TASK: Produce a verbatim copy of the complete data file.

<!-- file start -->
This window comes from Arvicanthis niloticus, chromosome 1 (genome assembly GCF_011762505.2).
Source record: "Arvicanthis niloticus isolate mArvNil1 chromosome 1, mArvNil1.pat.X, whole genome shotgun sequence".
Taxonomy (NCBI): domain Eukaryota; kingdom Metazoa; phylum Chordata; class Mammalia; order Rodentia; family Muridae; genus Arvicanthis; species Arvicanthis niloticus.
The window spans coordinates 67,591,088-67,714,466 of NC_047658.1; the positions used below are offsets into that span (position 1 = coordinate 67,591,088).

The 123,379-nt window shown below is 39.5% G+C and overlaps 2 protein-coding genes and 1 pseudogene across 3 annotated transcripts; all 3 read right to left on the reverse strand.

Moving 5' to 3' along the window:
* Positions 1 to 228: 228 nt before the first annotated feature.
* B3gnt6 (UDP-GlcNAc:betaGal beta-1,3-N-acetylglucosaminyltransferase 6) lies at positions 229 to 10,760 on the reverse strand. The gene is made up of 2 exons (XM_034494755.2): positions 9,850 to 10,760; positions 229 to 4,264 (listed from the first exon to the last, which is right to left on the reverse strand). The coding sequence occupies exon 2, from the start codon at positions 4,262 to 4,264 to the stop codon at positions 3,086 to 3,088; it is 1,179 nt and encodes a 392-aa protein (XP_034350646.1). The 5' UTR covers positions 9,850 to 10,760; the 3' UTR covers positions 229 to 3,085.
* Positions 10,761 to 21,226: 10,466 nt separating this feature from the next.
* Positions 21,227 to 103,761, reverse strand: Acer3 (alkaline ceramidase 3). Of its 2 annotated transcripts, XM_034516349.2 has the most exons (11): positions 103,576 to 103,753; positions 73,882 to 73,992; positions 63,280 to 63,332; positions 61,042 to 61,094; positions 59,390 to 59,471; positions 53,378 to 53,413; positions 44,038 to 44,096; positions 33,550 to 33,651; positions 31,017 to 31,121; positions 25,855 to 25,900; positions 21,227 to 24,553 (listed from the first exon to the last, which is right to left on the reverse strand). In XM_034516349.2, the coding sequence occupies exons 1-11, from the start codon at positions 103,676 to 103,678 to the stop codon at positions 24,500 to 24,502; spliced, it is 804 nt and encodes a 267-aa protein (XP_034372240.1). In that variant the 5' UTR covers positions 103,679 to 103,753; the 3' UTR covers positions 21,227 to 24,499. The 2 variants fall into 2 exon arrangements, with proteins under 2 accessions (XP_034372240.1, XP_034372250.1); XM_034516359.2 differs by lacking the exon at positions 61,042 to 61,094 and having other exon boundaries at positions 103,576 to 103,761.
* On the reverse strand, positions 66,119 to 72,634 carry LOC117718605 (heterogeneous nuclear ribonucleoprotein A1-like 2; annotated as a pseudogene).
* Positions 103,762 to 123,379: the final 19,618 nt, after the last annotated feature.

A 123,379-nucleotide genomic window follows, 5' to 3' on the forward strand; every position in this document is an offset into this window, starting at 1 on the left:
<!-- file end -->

This window comes from Arvicanthis niloticus, chromosome 1 (genome assembly GCF_011762505.2).
Source record: "Arvicanthis niloticus isolate mArvNil1 chromosome 1, mArvNil1.pat.X, whole genome shotgun sequence".
Taxonomy (NCBI): domain Eukaryota; kingdom Metazoa; phylum Chordata; class Mammalia; order Rodentia; family Muridae; genus Arvicanthis; species Arvicanthis niloticus.
The window spans coordinates 67,591,088-67,714,466 of NC_047658.1; the positions used below are offsets into that span (position 1 = coordinate 67,591,088).

The 123,379-nt window shown below is 39.5% G+C and overlaps 2 protein-coding genes and 1 pseudogene across 3 annotated transcripts; all 3 read right to left on the reverse strand.

Moving 5' to 3' along the window:
* Positions 1 to 228: 228 nt before the first annotated feature.
* B3gnt6 (UDP-GlcNAc:betaGal beta-1,3-N-acetylglucosaminyltransferase 6) lies at positions 229 to 10,760 on the reverse strand. The gene is made up of 2 exons (XM_034494755.2): positions 9,850 to 10,760; positions 229 to 4,264 (listed from the first exon to the last, which is right to left on the reverse strand). The coding sequence occupies exon 2, from the start codon at positions 4,262 to 4,264 to the stop codon at positions 3,086 to 3,088; it is 1,179 nt and encodes a 392-aa protein (XP_034350646.1). The 5' UTR covers positions 9,850 to 10,760; the 3' UTR covers positions 229 to 3,085.
* Positions 10,761 to 21,226: 10,466 nt separating this feature from the next.
* Positions 21,227 to 103,761, reverse strand: Acer3 (alkaline ceramidase 3). Of its 2 annotated transcripts, XM_034516349.2 has the most exons (11): positions 103,576 to 103,753; positions 73,882 to 73,992; positions 63,280 to 63,332; positions 61,042 to 61,094; positions 59,390 to 59,471; positions 53,378 to 53,413; positions 44,038 to 44,096; positions 33,550 to 33,651; positions 31,017 to 31,121; positions 25,855 to 25,900; positions 21,227 to 24,553 (listed from the first exon to the last, which is right to left on the reverse strand). In XM_034516349.2, the coding sequence occupies exons 1-11, from the start codon at positions 103,676 to 103,678 to the stop codon at positions 24,500 to 24,502; spliced, it is 804 nt and encodes a 267-aa protein (XP_034372240.1). In that variant the 5' UTR covers positions 103,679 to 103,753; the 3' UTR covers positions 21,227 to 24,499. The 2 variants fall into 2 exon arrangements, with proteins under 2 accessions (XP_034372240.1, XP_034372250.1); XM_034516359.2 differs by lacking the exon at positions 61,042 to 61,094 and having other exon boundaries at positions 103,576 to 103,761.
* On the reverse strand, positions 66,119 to 72,634 carry LOC117718605 (heterogeneous nuclear ribonucleoprotein A1-like 2; annotated as a pseudogene).
* Positions 103,762 to 123,379: the final 19,618 nt, after the last annotated feature.

A 123,379-nucleotide genomic window follows, 5' to 3' on the forward strand; every position in this document is an offset into this window, starting at 1 on the left: